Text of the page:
Christmas with the Troakes

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Josh Pennell
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Sealer and advocate Jack Troake talks about holidays past and present

TWILLINGATE — With the holidays upon us, people in The Telegram newsroom started to wonder about the Christmas traditions of the people we speak with throughout the year.

Veteran sealer Jack Troake's life is steeped in history and tradition. His Christmas Eve and Day plans are no different.

Jack Troake, shown in a file photo, says of his Christmases as a youth, "I can see Mother. Mother would put the tree up and that tree would stay up until every last sprinkle would fall off it."

Mr. Troake lives in the 197-year-old house he was born in that his great-grandfather built. On Christmas Day, 14 or so people are expected at his house where he and his wife will have the Christmas Day feed cooked.

"The house feels right full," Mr. Troake says.

And what's the menu for the veteran sealer and his family?

"It won't be turres or duck or seal, which I like. It's going to be turkey. A different kind of bird altogether," he laughs.

If he had his way there would be some if that good game grub, but he says young people haven't got a taste for it anymore.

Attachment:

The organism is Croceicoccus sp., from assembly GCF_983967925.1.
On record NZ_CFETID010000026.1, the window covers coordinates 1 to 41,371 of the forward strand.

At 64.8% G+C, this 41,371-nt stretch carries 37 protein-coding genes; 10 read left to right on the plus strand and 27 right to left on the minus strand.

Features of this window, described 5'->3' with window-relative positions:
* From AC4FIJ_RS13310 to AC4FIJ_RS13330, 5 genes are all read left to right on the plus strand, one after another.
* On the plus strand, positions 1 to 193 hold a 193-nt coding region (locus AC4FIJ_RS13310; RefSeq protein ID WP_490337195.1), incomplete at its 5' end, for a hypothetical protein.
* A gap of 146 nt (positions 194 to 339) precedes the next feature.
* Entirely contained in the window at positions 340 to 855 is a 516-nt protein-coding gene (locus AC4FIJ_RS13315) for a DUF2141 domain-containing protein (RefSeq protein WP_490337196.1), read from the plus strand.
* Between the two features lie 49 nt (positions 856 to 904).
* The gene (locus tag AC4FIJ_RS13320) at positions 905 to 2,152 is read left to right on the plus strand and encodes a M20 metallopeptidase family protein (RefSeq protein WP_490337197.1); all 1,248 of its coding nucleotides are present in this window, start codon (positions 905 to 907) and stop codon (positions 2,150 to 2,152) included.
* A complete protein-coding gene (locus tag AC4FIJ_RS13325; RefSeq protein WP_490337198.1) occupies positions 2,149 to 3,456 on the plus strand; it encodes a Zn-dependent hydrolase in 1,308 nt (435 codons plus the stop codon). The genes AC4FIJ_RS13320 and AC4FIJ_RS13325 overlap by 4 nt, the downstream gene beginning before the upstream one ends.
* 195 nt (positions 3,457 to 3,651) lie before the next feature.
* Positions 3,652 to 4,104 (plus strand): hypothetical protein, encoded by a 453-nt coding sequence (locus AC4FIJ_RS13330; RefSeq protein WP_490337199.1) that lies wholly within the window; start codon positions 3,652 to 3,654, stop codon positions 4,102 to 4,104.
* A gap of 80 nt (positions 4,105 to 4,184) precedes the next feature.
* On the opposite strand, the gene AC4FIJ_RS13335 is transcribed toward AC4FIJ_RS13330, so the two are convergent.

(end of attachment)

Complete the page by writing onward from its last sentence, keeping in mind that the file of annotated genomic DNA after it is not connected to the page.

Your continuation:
When Mr. Troake was young, there wasn't much extra for spending, but nobody was hungry.

"We weren't a rich family, but one thing we did have was tons of food," he says.

They kept animals and grew their own food. There would be no Christmas turkey, though.

"You might have a chicken or go chop the head off an old rooster or something," he says.

There could also be a stuffed eider duck.

"Mother would put the tree up and that tree would stay up until every last sprinkle would fall off it." Jack Troake

His father, who was a master mariner, wasn't around during Christmas or really any other time for Mr. Troake's childhood. He says he didn't get to know his father until 1972.

"I can see Mother. Mother would put the tree up and that tree would stay up until every last sprinkle would fall off it."

The traditional room for the tree was known as the parlour.

"The only time the parlour was used was if somebody died or the Christmas tree was put in there," says Mr. Troake.

There was also mummering, which Mr. Troake would take part in as he got older. He says they would go to religious people's homes and sing them hymns and gospel and try to find a drink through the threshold of other doors. When you found a place where somebody had plenty of homebrew, you stayed there for the night.

"They were much better (times) than there is now," he says.

Geographic location: The Telegram, Newfoundland

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Recent comments

  • Patricia (Troke) Green
    December 30, 2013 - 14:27

    My Grandfather Joseph Troke was born in Isle au Mort many years ago Do not know if there is a connection with the Troaks or not. Would be interesting to hear.

  • Patricia (Troke) Green
    December 30, 2013 - 14:25

    My Grandfather Joseph Troke was born in Isle au Mort many years ago Do not know if there is a connection with the Troaks or not. Would be interesting to hear.

  • Patricia (Troke) Green
    December 30, 2013 - 14:24

    My Grandfather Joseph Troke was born in Isle au Mort many years ago Do not know if there is a connection with the Troaks or not. Would be interesting to hear.